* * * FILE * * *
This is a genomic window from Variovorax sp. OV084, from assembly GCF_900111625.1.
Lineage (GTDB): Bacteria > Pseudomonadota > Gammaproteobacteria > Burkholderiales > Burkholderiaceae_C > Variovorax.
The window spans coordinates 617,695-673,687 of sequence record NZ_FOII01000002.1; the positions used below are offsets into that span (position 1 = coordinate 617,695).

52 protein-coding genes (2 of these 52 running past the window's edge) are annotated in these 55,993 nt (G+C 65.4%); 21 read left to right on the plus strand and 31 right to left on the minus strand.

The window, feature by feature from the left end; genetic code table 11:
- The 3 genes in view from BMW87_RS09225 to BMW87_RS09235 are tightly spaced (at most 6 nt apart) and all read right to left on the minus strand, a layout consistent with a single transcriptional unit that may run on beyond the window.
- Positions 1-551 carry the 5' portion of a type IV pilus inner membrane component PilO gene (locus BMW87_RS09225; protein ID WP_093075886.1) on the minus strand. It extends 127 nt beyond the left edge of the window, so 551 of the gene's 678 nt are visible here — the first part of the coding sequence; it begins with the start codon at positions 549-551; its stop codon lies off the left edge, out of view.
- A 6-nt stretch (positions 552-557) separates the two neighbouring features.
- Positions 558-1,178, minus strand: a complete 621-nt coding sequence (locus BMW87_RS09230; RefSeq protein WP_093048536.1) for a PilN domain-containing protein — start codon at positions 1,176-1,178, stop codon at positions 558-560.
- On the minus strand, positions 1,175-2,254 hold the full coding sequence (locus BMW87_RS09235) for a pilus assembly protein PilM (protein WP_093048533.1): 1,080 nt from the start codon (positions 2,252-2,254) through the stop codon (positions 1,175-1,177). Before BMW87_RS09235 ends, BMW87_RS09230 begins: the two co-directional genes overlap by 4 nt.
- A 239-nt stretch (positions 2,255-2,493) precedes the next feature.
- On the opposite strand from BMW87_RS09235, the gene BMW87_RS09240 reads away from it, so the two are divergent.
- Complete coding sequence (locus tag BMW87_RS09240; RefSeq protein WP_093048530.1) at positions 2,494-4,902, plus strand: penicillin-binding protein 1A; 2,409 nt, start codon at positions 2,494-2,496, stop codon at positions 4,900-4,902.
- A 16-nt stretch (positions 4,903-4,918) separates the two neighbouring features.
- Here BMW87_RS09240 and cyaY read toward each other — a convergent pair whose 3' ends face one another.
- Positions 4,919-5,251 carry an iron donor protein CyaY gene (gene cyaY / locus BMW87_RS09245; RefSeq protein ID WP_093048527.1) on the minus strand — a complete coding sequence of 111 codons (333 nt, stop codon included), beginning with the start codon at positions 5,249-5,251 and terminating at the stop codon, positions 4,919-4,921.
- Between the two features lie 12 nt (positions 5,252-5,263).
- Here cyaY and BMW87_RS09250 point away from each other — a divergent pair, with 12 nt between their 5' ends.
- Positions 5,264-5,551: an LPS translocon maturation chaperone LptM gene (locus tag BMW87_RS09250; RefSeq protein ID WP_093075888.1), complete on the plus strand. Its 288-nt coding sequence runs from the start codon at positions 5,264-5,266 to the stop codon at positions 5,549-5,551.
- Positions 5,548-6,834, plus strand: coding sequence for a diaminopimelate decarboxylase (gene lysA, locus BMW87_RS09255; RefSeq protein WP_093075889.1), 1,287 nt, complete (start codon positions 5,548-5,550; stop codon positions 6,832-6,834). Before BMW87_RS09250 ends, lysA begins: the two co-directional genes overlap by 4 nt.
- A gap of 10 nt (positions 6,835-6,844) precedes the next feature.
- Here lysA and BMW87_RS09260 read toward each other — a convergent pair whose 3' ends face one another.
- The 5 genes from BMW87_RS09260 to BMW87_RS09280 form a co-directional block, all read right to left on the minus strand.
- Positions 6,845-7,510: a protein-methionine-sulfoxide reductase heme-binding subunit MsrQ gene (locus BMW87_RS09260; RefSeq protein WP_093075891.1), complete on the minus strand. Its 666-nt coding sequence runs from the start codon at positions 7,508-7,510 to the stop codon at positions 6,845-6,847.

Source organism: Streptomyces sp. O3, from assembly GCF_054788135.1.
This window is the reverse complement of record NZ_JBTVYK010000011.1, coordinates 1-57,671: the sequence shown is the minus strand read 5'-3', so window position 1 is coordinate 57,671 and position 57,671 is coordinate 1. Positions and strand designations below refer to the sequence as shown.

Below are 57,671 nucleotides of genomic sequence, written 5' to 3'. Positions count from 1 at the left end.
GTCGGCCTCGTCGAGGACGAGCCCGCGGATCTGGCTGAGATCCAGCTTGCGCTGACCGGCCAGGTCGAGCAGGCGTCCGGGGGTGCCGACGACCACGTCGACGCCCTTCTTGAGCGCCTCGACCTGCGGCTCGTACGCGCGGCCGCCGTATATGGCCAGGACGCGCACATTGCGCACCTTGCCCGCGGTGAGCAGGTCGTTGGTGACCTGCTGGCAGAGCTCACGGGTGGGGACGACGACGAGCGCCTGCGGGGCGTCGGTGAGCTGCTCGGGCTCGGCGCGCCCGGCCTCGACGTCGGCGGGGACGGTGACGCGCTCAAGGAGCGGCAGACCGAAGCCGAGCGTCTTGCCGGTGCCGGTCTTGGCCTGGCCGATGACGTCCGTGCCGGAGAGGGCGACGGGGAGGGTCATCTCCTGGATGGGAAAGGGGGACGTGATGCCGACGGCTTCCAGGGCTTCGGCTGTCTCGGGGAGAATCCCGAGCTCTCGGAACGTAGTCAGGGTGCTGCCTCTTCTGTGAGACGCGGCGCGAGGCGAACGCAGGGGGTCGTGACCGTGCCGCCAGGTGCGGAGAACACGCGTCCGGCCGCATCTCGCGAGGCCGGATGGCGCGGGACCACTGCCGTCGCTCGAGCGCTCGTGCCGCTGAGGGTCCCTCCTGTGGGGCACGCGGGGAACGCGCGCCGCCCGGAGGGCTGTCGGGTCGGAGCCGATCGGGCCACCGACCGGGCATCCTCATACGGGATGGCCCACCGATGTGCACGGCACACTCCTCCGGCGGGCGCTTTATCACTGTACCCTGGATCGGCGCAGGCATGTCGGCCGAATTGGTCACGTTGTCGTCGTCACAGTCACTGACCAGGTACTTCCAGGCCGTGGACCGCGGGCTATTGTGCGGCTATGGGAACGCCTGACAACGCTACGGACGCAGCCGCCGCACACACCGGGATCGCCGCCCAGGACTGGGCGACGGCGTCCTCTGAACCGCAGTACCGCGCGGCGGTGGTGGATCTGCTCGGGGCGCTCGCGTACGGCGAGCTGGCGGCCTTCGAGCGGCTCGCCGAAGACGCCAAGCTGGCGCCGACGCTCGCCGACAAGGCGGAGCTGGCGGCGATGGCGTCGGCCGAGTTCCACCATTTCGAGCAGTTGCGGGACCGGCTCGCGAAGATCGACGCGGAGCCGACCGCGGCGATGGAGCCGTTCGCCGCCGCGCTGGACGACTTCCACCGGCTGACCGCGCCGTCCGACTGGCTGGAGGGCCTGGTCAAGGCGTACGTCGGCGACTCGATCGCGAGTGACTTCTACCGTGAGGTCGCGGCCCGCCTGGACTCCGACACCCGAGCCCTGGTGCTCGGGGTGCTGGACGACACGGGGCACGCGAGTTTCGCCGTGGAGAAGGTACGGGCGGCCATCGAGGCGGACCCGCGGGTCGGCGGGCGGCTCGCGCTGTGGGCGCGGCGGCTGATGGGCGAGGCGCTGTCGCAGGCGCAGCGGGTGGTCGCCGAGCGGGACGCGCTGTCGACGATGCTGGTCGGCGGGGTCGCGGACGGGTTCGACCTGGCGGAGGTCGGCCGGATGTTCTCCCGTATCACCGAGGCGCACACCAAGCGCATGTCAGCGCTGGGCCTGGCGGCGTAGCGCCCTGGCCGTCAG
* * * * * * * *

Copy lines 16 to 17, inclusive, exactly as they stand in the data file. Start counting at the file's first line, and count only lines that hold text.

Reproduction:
- Positions 4,919-5,251 carry an iron donor protein CyaY gene (gene cyaY / locus BMW87_RS09245; RefSeq protein ID WP_093048527.1) on the minus strand — a complete coding sequence of 111 codons (333 nt, stop codon included), beginning with the start codon at positions 5,249-5,251 and terminating at the stop codon, positions 4,919-4,921.
- Between the two features lie 12 nt (positions 5,252-5,263).